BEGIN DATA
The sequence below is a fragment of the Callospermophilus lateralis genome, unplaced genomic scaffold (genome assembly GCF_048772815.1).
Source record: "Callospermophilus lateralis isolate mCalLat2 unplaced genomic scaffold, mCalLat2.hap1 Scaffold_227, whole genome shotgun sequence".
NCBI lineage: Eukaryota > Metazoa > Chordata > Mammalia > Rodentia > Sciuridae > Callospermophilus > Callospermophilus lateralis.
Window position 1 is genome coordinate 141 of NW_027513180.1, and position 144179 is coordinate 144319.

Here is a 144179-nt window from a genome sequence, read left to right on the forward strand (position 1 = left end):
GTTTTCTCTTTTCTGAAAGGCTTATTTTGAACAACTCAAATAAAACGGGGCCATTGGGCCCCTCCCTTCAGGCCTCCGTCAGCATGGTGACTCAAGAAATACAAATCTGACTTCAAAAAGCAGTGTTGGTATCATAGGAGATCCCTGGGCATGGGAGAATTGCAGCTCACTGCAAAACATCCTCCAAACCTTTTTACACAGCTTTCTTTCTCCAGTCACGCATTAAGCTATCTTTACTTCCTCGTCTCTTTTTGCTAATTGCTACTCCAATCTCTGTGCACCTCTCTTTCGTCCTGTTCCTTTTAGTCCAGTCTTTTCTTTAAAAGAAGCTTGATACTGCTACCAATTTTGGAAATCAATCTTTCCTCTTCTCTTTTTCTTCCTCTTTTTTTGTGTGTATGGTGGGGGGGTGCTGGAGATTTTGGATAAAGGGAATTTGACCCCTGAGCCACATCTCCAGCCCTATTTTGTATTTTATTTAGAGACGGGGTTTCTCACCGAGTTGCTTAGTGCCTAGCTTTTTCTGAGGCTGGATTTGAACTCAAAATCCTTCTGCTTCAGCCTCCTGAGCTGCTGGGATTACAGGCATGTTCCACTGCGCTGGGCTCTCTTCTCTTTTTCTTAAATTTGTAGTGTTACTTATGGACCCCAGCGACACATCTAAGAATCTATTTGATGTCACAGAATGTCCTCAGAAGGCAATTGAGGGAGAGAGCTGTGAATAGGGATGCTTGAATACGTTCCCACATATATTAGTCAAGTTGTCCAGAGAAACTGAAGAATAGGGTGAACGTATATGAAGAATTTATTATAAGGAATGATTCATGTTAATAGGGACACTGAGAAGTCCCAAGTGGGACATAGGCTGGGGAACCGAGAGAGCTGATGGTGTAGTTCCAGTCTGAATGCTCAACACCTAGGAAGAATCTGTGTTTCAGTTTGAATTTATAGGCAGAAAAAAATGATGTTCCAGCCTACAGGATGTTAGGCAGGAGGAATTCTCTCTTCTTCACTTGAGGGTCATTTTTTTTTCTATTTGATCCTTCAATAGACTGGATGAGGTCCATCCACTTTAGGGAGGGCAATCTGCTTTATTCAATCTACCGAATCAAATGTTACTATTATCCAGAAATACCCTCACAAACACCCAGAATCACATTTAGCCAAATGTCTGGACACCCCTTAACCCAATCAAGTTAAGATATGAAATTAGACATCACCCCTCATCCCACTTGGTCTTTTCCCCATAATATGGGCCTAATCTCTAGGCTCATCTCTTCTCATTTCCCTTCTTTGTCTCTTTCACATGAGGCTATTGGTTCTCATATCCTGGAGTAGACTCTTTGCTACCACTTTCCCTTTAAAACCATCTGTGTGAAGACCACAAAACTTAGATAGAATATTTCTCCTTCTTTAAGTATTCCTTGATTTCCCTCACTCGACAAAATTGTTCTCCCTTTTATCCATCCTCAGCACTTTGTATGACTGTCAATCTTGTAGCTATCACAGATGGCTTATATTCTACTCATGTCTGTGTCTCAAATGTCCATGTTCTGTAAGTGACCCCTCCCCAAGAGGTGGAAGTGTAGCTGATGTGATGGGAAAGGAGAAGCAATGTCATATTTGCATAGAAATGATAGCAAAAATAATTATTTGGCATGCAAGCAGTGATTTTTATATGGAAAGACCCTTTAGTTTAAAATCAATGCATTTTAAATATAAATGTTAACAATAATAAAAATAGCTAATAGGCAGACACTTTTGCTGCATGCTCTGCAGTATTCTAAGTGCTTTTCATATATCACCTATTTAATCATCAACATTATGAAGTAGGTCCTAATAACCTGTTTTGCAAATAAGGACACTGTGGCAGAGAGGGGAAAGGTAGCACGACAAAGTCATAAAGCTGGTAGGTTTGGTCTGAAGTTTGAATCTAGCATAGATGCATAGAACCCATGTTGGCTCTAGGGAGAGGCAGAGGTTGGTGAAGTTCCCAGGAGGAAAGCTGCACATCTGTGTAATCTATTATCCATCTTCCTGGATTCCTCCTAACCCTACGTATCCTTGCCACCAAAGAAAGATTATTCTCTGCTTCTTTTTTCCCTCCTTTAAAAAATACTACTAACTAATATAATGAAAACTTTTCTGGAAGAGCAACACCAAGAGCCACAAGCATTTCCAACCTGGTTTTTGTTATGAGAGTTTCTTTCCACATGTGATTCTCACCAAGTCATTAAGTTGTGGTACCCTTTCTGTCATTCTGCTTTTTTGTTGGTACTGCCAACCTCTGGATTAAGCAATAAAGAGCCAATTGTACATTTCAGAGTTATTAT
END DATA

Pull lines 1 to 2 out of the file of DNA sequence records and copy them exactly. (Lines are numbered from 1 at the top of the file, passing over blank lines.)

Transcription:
The sequence below is a fragment of the Callospermophilus lateralis genome, unplaced genomic scaffold (genome assembly GCF_048772815.1).
Source record: "Callospermophilus lateralis isolate mCalLat2 unplaced genomic scaffold, mCalLat2.hap1 Scaffold_227, whole genome shotgun sequence".